That’s terribly clear to me now, but weirdly I didn’t get that when I was writing How Literature Saved My Life. I felt more like I was shooting film in the dark, doing a riff here, a riff there. Ben Lerner helped me see how to structure the book, as I mentioned: going from ambivalence to love to melancholy to death to modernist art to an affirmation of art to questioning if I even love art, to finding a very tentative affirmation of a certain kind of highly self-doubting art. There’s a real movement to the book that is not dissimilar to Ben’s movement in Leaving the Atocha Station. The point being that I didn’t have it figured out beforehand, I wasn’t trying to write a sequel or prequel, and certainly not an apology for Reality Hunger. I’ve seen a few people saying it’s a kind of backing off, but I don’t see that at all.
EL: They’re misreading the former book. I was disappointed in people—this is not an uncommon feeling for me—who responded to Reality Hunger as if it were analytic. I see it as an effort to find a role for the human, the personal, in a world where paradigms change necessarily.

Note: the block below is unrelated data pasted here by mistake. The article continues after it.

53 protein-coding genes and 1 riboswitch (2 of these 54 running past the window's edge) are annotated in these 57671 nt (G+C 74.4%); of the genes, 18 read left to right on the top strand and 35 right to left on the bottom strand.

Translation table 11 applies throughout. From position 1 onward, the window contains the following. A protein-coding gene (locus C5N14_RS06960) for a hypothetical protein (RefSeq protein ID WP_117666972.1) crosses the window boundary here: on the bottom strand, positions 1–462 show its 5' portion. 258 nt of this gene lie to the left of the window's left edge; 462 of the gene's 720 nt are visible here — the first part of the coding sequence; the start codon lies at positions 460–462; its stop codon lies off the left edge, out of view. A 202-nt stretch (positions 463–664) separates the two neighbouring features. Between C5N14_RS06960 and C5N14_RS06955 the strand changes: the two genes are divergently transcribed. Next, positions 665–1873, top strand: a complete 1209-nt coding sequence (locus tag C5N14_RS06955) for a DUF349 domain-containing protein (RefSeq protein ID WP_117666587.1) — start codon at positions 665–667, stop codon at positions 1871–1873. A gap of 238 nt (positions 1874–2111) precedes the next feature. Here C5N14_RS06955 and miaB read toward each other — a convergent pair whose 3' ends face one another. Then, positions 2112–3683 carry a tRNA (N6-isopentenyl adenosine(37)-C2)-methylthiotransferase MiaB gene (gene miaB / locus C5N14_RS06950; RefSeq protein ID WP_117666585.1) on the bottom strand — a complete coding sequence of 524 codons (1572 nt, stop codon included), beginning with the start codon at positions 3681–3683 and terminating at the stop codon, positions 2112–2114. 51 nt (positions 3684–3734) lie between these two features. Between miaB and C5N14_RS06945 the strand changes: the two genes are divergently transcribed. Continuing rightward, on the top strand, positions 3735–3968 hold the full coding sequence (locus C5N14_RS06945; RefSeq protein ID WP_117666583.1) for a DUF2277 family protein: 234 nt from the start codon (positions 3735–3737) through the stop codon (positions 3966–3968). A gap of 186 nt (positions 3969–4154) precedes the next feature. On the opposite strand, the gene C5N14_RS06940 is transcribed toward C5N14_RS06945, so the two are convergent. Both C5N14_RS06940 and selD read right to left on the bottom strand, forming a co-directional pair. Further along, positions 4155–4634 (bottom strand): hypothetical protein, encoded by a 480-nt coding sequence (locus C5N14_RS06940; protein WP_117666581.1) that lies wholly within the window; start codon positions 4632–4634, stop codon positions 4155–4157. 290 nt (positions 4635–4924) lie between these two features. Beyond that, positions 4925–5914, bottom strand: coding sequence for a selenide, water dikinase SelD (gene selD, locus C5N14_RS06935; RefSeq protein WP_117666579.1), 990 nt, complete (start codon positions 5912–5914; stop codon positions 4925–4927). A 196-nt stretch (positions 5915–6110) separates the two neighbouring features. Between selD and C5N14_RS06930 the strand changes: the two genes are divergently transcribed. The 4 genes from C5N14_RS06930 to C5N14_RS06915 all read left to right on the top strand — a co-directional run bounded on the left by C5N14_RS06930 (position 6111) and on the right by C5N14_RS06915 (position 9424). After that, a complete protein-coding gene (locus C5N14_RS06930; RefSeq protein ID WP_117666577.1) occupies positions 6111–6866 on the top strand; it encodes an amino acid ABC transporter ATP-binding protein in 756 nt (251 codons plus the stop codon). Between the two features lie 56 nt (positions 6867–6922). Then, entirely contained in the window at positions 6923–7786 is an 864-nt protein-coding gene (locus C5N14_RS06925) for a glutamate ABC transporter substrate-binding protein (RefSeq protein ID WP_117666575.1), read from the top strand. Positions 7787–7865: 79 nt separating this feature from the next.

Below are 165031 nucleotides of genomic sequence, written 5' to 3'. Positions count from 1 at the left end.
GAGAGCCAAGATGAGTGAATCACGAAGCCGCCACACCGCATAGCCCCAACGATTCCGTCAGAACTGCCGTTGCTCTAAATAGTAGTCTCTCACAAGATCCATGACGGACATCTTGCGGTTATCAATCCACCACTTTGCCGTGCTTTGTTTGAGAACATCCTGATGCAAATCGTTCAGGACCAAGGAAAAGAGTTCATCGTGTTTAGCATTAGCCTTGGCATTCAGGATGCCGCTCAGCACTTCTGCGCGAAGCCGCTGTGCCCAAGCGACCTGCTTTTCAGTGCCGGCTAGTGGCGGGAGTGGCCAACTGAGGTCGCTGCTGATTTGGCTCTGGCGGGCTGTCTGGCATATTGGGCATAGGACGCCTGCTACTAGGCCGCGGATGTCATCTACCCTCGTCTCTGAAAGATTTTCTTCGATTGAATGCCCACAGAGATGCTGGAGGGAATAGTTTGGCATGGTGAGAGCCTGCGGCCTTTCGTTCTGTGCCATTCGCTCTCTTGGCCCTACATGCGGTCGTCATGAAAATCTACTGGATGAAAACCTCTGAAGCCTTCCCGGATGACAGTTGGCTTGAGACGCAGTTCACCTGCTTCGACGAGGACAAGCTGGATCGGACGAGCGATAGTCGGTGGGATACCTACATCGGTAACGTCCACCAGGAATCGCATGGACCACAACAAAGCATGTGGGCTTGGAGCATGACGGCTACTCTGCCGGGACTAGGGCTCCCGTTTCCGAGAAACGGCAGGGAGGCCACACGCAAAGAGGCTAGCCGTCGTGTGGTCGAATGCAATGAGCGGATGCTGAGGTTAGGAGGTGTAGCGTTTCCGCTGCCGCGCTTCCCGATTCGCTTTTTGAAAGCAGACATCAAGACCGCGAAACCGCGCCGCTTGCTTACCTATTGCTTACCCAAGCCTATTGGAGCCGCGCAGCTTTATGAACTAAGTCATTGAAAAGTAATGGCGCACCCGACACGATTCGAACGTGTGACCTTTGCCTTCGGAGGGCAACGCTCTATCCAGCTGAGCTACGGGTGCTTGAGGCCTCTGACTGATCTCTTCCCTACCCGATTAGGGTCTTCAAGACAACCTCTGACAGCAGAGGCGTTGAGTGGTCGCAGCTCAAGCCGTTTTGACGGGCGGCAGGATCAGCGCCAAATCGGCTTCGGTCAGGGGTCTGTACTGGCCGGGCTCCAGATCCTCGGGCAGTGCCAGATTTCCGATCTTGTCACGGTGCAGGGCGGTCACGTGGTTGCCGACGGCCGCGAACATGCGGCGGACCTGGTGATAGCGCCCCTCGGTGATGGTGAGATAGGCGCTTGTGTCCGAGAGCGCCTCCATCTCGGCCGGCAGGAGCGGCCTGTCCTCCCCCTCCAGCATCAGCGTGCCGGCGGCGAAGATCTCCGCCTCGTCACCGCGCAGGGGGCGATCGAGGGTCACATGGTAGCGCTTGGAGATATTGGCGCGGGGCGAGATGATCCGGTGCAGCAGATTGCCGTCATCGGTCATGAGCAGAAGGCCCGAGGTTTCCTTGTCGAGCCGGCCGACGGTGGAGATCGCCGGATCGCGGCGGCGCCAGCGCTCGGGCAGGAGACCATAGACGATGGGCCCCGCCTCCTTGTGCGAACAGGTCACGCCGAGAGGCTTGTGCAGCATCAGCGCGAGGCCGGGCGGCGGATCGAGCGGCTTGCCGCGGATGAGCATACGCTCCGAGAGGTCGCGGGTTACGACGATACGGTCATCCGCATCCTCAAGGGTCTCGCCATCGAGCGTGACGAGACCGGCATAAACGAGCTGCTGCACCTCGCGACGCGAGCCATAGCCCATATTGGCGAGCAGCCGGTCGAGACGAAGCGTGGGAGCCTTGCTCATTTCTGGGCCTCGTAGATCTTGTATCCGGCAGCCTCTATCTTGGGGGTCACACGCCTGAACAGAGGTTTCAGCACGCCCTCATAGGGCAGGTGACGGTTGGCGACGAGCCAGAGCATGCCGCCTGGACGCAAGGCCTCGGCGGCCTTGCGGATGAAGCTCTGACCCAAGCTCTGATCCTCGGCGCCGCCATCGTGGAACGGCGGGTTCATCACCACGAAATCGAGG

DS: That’s beautiful, Eric; thank you. The idea that it’s somehow sober criticism that’s meant to be a kind of articulated theory of art—that seems a bit dull to me. That is, the book gestures toward critical thinking, but it’s meant to be an unbelievably naked book.
EL: I feel the same about certain works of philosophy. It’s crazy how totally marginal these works are in our culture. How is it that this word “philosophy” only comes up in an academic setting, when how to live is a question we all face?